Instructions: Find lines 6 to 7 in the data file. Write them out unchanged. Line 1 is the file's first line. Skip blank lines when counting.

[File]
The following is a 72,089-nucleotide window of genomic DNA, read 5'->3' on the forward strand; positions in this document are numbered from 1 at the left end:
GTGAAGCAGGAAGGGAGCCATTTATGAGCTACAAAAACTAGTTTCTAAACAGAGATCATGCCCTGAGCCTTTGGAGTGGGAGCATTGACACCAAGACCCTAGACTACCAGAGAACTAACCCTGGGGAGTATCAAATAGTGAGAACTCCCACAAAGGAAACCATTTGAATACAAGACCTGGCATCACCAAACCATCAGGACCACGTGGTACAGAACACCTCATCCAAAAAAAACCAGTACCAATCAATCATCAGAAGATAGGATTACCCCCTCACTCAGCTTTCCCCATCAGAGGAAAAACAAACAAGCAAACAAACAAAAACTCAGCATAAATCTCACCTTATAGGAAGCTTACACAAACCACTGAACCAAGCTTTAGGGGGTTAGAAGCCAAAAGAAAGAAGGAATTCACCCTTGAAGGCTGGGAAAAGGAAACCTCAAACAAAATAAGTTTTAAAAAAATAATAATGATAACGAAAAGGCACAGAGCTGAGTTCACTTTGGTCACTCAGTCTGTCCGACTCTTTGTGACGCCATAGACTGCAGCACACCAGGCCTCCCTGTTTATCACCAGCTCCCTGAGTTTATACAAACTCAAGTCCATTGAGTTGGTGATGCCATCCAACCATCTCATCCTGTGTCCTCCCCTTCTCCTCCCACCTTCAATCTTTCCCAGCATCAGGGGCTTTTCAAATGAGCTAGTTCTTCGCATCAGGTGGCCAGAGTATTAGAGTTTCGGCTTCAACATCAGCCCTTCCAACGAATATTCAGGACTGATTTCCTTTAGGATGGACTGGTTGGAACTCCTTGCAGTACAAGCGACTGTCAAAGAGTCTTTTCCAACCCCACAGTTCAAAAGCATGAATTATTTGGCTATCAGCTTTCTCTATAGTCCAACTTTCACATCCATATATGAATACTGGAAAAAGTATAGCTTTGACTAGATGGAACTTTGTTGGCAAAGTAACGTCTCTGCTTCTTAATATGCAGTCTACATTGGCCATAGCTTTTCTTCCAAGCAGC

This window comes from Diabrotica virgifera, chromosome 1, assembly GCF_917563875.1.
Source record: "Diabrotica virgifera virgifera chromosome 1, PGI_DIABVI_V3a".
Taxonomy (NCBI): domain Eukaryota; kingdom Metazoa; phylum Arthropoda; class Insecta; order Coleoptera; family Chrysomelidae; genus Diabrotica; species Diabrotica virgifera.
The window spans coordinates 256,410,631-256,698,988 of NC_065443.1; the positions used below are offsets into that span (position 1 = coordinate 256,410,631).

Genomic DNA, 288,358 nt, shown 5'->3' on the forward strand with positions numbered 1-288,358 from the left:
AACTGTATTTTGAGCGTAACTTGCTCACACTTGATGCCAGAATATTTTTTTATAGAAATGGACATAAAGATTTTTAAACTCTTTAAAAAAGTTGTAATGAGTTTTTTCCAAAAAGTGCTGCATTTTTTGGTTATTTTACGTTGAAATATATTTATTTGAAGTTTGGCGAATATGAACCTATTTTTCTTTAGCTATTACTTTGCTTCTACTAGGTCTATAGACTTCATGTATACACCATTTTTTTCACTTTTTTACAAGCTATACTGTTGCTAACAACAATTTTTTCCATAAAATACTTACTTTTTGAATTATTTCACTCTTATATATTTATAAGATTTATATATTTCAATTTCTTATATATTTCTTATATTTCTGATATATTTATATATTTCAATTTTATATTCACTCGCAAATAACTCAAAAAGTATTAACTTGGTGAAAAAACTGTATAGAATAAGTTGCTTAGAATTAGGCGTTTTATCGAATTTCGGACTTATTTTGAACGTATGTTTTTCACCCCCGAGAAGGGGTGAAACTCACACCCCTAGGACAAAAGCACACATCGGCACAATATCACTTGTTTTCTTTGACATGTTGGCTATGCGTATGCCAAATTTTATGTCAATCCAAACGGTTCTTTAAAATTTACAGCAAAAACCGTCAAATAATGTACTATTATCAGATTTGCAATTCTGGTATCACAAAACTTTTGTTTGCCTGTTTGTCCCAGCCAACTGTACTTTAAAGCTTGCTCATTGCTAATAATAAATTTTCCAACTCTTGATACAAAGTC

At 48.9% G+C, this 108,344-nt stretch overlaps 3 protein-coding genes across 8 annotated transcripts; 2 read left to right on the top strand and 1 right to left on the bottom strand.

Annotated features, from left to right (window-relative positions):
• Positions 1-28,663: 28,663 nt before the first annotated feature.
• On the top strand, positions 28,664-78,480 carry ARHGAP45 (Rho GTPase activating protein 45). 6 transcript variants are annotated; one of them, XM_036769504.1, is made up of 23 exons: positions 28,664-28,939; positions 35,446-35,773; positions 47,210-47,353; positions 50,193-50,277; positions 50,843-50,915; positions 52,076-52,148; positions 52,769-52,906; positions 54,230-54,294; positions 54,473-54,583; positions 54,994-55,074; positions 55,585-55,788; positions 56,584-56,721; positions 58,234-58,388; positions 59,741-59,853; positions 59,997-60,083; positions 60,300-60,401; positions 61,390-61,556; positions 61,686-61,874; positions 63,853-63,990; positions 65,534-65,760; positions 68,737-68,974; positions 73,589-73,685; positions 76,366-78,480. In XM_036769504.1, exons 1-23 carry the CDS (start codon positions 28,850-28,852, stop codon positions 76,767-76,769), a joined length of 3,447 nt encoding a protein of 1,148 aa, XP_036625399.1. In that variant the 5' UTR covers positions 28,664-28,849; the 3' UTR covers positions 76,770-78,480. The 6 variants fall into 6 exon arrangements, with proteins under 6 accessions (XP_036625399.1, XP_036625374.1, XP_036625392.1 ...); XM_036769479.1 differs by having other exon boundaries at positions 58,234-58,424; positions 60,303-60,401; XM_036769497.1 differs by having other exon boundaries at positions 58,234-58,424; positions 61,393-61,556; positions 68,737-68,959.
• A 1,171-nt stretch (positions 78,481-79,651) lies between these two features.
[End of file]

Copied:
The window spans coordinates 256,410,631-256,698,988 of NC_065443.1; the positions used below are offsets into that span (position 1 = coordinate 256,410,631).

Genomic DNA, 288,358 nt, shown 5'->3' on the forward strand with positions numbered 1-288,358 from the left: